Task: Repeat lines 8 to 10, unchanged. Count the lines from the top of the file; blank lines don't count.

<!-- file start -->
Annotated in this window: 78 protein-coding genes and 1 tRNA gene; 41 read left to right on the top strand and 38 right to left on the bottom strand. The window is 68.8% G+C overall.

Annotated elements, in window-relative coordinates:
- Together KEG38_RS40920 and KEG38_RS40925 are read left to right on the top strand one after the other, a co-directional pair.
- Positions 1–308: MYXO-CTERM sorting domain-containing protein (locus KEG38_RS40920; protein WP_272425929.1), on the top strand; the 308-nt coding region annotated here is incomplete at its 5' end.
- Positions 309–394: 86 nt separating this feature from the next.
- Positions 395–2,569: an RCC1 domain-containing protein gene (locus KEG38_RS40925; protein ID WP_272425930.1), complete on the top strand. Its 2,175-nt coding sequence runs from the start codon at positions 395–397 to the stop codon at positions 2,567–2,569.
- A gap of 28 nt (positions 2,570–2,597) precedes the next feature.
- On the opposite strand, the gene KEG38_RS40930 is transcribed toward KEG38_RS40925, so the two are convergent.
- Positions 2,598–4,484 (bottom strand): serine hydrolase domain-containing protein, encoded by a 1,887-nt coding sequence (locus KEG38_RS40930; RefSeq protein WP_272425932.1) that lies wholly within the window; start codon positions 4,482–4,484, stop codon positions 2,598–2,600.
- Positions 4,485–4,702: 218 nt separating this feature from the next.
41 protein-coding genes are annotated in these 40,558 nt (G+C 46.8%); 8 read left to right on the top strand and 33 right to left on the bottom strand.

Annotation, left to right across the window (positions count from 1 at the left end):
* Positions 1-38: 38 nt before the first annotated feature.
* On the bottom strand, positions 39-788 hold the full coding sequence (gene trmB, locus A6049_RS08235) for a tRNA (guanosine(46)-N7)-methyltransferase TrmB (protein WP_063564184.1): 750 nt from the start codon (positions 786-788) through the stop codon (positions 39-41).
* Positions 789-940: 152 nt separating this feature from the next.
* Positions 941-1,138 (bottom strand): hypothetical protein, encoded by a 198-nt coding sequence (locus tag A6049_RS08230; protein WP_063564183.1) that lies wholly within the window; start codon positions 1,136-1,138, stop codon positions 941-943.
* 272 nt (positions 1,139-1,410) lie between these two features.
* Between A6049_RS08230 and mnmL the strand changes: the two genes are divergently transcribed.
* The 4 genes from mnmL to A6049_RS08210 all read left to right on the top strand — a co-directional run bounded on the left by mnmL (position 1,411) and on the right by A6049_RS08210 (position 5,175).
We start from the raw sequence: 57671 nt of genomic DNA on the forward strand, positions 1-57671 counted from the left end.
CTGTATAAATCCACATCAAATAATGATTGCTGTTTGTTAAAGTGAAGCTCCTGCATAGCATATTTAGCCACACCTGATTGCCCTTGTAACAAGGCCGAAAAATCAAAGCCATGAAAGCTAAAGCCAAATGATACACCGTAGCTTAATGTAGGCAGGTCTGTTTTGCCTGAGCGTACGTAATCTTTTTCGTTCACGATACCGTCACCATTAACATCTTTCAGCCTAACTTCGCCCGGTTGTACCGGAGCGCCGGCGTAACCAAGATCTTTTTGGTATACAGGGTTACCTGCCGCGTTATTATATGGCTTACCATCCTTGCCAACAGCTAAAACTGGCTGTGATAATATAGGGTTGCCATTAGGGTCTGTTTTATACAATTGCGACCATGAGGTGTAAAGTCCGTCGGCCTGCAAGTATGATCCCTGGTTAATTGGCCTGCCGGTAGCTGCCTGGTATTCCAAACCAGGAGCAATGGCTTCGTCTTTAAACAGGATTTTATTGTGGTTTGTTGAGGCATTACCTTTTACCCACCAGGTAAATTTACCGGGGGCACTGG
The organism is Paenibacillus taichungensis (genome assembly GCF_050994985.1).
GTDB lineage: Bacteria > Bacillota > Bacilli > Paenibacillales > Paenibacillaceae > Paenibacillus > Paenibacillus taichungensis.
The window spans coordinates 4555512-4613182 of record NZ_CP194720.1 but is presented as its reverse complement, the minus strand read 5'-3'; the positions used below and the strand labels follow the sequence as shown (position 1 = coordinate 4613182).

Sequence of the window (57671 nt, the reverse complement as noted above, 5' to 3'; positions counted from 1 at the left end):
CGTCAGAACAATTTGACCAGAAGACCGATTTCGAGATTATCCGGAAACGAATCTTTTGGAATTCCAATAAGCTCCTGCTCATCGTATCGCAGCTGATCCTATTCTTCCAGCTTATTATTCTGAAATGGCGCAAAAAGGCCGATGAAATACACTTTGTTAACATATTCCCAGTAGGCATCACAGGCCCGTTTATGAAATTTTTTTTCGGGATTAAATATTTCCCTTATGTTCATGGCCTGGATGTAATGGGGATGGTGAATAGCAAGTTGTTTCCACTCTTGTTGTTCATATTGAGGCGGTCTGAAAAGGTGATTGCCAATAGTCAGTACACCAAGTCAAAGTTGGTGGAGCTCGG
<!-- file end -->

- On the opposite strand, the gene KEG38_RS40930 is transcribed toward KEG38_RS40925, so the two are convergent.
- Positions 2,598–4,484 (bottom strand): serine hydrolase domain-containing protein, encoded by a 1,887-nt coding sequence (locus KEG38_RS40930; RefSeq protein WP_272425932.1) that lies wholly within the window; start codon positions 4,482–4,484, stop codon positions 2,598–2,600.
- Positions 4,485–4,702: 218 nt separating this feature from the next.